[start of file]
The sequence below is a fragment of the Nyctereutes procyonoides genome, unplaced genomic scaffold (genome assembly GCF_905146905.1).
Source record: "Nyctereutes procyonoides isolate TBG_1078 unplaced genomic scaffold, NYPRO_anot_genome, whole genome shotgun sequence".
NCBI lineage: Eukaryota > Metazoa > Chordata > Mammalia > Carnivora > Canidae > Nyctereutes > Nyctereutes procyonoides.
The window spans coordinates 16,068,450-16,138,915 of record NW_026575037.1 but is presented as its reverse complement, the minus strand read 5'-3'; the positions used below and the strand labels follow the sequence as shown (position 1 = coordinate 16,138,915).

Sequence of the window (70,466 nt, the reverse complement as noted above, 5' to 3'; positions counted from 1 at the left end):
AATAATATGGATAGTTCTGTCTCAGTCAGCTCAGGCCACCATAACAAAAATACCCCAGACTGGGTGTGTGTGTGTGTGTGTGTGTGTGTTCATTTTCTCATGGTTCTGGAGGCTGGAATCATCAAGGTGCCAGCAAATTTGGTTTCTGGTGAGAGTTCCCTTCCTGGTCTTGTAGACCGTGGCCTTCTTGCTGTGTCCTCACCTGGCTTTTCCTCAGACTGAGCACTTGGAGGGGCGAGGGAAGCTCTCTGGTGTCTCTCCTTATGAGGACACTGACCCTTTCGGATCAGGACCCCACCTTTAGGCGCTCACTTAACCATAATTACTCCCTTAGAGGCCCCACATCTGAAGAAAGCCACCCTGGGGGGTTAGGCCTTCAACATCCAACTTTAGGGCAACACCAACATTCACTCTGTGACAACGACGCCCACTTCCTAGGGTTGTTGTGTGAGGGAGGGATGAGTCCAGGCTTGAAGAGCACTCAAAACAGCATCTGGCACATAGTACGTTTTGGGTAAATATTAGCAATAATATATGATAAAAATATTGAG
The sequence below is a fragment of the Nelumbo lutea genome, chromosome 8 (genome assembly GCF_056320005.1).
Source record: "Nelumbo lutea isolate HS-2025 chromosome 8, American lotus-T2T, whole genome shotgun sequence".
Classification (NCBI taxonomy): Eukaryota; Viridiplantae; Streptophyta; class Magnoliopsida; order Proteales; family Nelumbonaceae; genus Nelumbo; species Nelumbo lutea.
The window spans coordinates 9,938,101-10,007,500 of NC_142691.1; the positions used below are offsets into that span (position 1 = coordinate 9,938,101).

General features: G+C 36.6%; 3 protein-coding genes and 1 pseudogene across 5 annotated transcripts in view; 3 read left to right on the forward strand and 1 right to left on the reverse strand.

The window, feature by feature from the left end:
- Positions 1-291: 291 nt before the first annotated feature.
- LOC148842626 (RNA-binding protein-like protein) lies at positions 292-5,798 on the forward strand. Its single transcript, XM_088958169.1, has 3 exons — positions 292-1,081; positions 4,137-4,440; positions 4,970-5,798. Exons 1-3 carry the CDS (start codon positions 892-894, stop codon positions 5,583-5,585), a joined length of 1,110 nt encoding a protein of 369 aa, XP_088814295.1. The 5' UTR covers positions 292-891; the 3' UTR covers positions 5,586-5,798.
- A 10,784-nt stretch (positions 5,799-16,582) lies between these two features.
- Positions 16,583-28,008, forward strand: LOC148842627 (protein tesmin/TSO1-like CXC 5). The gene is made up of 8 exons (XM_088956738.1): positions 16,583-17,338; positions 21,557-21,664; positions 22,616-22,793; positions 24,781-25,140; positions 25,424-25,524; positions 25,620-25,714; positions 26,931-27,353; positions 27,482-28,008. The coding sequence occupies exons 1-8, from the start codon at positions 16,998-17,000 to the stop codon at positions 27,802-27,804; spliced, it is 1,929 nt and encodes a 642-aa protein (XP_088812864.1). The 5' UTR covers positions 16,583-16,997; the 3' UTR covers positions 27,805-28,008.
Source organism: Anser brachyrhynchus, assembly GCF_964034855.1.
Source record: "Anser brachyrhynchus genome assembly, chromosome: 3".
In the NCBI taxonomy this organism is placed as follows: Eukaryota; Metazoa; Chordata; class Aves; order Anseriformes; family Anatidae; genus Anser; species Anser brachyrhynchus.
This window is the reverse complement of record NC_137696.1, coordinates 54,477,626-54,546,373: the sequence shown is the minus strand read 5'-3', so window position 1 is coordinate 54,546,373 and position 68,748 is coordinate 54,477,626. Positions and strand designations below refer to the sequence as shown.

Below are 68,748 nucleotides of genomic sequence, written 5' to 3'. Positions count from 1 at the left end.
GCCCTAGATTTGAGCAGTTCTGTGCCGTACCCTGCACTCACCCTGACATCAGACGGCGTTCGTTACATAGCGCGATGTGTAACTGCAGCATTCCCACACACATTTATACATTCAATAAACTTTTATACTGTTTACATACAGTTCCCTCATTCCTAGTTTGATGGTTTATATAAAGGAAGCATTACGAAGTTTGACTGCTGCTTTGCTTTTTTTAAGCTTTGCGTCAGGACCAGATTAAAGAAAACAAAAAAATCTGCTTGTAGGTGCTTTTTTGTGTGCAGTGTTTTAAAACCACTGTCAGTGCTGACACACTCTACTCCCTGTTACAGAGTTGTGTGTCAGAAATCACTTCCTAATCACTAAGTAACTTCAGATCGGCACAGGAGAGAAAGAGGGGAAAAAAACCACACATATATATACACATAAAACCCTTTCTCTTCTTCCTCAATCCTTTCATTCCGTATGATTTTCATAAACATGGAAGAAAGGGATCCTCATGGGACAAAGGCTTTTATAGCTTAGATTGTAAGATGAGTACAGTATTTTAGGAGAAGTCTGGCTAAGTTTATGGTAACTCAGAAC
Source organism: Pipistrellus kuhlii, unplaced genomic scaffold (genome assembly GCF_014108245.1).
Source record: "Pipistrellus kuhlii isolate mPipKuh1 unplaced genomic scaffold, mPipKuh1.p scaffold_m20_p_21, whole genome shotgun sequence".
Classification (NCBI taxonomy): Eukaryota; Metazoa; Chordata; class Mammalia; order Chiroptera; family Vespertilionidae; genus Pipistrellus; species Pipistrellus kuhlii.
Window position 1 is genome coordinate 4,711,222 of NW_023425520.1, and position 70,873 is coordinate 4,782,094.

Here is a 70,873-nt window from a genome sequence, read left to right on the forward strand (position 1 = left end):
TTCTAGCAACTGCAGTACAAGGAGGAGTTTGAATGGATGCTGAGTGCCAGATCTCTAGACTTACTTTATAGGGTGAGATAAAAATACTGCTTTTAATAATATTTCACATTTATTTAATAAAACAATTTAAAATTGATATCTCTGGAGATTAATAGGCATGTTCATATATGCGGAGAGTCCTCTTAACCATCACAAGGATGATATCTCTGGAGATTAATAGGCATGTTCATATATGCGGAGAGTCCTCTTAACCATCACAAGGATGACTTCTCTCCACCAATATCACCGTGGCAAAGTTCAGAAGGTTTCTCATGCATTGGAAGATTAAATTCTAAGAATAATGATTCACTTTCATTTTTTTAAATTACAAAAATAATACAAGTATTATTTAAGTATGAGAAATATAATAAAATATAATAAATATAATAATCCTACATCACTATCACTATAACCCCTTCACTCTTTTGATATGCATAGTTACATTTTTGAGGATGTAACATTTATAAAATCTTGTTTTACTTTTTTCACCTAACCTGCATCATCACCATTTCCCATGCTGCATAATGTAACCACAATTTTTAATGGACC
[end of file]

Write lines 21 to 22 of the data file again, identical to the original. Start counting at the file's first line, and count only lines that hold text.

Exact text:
Below are 68,748 nucleotides of genomic sequence, written 5' to 3'. Positions count from 1 at the left end.
GCCCTAGATTTGAGCAGTTCTGTGCCGTACCCTGCACTCACCCTGACATCAGACGGCGTTCGTTACATAGCGCGATGTGTAACTGCAGCATTCCCACACACATTTATACATTCAATAAACTTTTATACTGTTTACATACAGTTCCCTCATTCCTAGTTTGATGGTTTATATAAAGGAAGCATTACGAAGTTTGACTGCTGCTTTGCTTTTTTTAAGCTTTGCGTCAGGACCAGATTAAAGAAAACAAAAAAATCTGCTTGTAGGTGCTTTTTTGTGTGCAGTGTTTTAAAACCACTGTCAGTGCTGACACACTCTACTCCCTGTTACAGAGTTGTGTGTCAGAAATCACTTCCTAATCACTAAGTAACTTCAGATCGGCACAGGAGAGAAAGAGGGGAAAAAAACCACACATATATATACACATAAAACCCTTTCTCTTCTTCCTCAATCCTTTCATTCCGTATGATTTTCATAAACATGGAAGAAAGGGATCCTCATGGGACAAAGGCTTTTATAGCTTAGATTGTAAGATGAGTACAGTATTTTAGGAGAAGTCTGGCTAAGTTTATGGTAACTCAGAAC